I would have considered it a much more equitable thing a year ago when he was removing the taxes imposed by the Emergency Budget of 1947, if he had taken off this 6d. which he is now remitting. In other words, what he is doing now is to complete the job which he started of removing the major taxes imposed by the Emergency Budget. I am glad he is doing it because one of the difficulties always has been—and many of us have mentioned it in this House previously— that a certain class of worker does not get sufficient consideration because he belongs to a scattered and unorganised group. I refer to the worker known as the white-collar or black-coated worker. That unfortunate worker, because of easy assessment, is subject to the incidence of income-tax more severely than other groups. For that reason I am very glad the Minister is doing what he proposes now. In that connection, the depressing feature about the Budget is that, whereas the general economic trends of the last year were such that the need for the Emergency Budget—which was explicitly designed to be of a temporary character—had expired, in the ordinary normal course of events this tax should have been abated or removed by this time; having regard to that fact, although I am glad the Minister has done it—and I want to compliment him as much as I can on the matter—I should like to be able to say that its removal represented a real benefit to the community as a whole.
In the real Budget of 1947, or perhaps it was in the Budget of the previous year—at any rate, since the war —the previous Minister for Finance, notwithstanding the war circumstances, was able here in this House radically to reduce taxation, including income-tax. Then you had the crisis of 1947, a rise in the cost of living during the early months of that year, culminating in August of 1947, traceable largely to the increased prices in the world market, immediately affecting our subsidies cost in a very serious and inevitable way. You had the general repercussions of the world situation here and, in particular, the necessity for removing the standstill Order, resulting in further tendencies to an inflationary situation. You had all these matters, including the better price which our farmers were getting for produce on all the export markets which were open to them, with, of course, the unpleasant corollary that the price of similar produce to home consumers also went up in 1947. All these things culminated in the crisis of 1947, which was nothing more than an aberration of the post-war situation. It was met by the then Government and, as a matter of fact, safely met. The figures show that the then Minister for Finance was budgeting safely. It was hoped that would largely be a temporary situation and that there would be a return to a more favourable condition within a couple of years.
Where are we now? These forecasts have been justified. There was a return to more favourable conditions. During the past year the trend was much more favourable. We had a saving on food subsidies alone of £3,000,000, made possible largely by an improvement in that trend. What is the Minister for Finance actually doing? Already he has taken off most of the taxes that were imposed at that time. He has now taken off 6d. in income-tax imposed by that Budget. In other words, he is doing nothing more in this regard than had been hoped for and that could be confidently expected at that time. The previous Government confidently anticipated that some adjustment could be made in that regard within these years. That expectation is now being fulfilled. The minor taxes which the Minister has left on, such as the stamp duties—they were Emergency Budget taxes to a large extent—are not very serious items in the general picture. So when one sees the proposals put forward by the Minister one can say that he is bringing us back only to the position that obtained prior to the Emergency Budget. He only fulfils the expectations that we could get back to that position within a couple of years. Incidentally, in regard to the dance hall tax, it is interesting to note that that was one of the things in which Deputy Aiken, when he was Minister, was able to give relief. Against that—let us be fair—the present Minister has given relief in regard to small cinema shows which I think is a step to be commended, so I think we shall let these things balance out for the moment.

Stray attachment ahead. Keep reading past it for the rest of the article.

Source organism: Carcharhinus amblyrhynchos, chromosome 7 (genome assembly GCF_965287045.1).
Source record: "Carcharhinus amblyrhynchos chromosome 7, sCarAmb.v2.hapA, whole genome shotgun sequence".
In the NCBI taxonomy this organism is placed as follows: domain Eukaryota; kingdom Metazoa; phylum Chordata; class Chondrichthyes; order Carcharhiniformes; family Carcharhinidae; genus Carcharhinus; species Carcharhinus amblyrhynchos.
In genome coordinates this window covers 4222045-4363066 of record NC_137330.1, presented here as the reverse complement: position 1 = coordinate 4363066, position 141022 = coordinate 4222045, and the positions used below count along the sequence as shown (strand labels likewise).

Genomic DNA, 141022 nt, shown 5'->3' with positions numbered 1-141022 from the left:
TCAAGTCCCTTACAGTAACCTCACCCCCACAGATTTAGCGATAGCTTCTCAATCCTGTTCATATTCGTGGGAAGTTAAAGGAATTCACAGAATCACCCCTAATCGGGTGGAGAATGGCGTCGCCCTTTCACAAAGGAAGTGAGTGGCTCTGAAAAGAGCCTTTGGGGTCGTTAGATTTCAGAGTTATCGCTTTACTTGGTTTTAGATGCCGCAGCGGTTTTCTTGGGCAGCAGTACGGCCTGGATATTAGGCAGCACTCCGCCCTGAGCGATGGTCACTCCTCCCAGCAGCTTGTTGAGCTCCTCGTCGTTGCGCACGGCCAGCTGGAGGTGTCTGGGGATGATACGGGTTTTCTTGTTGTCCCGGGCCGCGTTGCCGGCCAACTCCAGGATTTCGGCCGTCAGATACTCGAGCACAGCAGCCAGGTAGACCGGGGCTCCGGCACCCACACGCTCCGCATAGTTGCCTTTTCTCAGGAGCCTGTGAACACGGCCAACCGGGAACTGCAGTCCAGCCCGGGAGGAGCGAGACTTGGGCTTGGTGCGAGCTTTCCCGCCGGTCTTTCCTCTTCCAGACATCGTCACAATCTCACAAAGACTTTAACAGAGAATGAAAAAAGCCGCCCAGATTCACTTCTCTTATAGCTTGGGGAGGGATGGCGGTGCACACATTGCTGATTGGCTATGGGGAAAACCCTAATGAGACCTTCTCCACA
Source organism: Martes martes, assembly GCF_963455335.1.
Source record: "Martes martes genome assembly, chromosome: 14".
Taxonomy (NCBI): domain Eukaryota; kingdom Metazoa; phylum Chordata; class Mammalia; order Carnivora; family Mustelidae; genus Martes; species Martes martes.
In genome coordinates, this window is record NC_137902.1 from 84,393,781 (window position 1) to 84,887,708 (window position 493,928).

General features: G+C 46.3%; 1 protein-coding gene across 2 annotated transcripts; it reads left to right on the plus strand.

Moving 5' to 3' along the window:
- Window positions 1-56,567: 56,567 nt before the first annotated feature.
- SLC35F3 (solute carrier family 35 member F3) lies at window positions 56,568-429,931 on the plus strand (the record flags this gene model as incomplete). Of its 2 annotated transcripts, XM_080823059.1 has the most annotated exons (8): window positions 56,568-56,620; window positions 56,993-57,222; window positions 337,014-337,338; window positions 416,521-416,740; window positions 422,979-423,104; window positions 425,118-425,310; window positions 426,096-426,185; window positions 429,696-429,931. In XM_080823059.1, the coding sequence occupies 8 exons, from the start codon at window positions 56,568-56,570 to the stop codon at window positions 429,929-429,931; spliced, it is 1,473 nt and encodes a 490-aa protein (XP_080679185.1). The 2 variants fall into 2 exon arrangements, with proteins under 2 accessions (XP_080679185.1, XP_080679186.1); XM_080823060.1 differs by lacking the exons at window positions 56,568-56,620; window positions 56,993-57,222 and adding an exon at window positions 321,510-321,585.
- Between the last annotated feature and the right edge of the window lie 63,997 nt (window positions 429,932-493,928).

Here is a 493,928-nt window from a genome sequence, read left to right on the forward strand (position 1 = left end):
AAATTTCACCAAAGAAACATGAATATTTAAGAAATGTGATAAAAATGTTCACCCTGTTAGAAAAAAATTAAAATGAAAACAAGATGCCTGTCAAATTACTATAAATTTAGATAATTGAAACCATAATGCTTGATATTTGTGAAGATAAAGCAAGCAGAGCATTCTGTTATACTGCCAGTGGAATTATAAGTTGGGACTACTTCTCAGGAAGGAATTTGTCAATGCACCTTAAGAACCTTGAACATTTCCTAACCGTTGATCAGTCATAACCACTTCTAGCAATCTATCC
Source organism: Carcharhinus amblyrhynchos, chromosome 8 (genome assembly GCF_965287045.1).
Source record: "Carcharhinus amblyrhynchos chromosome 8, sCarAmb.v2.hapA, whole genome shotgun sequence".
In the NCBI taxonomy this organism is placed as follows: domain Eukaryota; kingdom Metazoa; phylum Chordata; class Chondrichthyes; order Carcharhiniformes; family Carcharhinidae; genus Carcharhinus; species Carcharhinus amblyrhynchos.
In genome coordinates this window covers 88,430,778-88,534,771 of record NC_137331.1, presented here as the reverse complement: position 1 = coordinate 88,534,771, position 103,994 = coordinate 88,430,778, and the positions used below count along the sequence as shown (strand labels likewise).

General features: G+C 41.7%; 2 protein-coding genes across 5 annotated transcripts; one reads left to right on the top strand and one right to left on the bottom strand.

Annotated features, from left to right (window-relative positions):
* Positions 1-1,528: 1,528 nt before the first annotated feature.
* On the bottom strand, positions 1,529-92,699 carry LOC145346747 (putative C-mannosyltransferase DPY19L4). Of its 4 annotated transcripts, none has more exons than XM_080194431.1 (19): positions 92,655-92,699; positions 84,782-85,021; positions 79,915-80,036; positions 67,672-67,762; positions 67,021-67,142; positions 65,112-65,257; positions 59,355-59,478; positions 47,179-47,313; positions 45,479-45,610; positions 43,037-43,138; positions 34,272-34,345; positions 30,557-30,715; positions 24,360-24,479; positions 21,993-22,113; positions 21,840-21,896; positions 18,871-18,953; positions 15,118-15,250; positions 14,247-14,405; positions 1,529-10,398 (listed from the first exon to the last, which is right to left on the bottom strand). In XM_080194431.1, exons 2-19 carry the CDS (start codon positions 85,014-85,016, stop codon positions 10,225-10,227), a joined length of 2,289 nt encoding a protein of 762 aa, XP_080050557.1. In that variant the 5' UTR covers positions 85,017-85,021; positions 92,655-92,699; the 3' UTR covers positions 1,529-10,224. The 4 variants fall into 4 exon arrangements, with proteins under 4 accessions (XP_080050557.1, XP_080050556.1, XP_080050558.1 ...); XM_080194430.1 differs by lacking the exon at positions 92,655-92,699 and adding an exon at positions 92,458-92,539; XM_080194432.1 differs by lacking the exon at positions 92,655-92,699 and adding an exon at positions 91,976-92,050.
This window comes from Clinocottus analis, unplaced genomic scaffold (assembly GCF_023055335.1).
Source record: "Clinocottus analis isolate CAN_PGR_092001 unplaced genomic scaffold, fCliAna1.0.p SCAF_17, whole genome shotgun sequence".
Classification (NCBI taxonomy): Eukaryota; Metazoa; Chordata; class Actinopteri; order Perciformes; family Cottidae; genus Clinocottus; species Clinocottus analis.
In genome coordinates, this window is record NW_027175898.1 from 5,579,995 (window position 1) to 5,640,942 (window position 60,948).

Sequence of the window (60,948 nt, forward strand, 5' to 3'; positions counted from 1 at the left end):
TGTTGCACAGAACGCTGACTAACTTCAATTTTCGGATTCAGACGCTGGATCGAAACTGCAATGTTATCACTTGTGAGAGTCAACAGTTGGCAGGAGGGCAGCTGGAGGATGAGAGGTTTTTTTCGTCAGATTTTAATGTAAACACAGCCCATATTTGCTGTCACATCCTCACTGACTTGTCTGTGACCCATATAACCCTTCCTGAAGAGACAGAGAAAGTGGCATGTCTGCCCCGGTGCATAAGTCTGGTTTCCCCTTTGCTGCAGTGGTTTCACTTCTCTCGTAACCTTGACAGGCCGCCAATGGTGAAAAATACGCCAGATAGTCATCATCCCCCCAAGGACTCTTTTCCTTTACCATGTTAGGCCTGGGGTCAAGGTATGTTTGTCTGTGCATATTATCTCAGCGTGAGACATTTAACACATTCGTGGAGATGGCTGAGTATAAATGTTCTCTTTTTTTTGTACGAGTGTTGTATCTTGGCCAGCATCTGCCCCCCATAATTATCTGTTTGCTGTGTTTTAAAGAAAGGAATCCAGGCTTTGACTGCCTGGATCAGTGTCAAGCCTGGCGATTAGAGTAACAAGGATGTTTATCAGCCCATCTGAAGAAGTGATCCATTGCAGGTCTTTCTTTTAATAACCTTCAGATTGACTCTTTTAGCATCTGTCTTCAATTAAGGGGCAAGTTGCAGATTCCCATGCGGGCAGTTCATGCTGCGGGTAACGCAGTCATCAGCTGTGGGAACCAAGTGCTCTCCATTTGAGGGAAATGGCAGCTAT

The student of our economic development would, therefore, see it thus: that thanks to our neutrality, largely —and that is a question of thanks to God—we rode the war and arrived at a relatively favourable position. By 1946 the Minister for Finance was able to come in with an optimistic Budget embodying a substantial decrease in taxation, including a decrease in income-tax. The post-war crisis one can accept as a normal economic event resulting from the perturbation of the war. That crisis arrived in 1947 with its repercussions—repercussions which the student will have no difficulty again in understanding. It was met by the then Government in the only manner in which it could be met, and, as I have said, a little bit safely. The student will not be surprised to find a return to easier conditions in the next few years and, therefore, the extraordinary provisions of that Budget going, so that what we are getting in the Budget on this occasion is what one would normally expect in the ordinary course of events.
Carrying on the policy of the previous Administration, after the war one would expect that by this time the incidence of taxation resulting from the emergency would have been lessened so as to leave us a picture similar to that presented in 1946. That is what has happened as far as the special items in the Budget are concerned but, as I say, the over-all taxation, the amount of money the State is collecting from the people, has increased. In considering that increase one has, of course, to look also at the other side of the picture where one would normally have expected an increase in expenditure. For that reason, I am not attempting on the line I am thinking at the moment just to charge the Minister with extravagance in that regard. But I do say that all he has done in regard to these specific items of taxation is what one would have normally expected.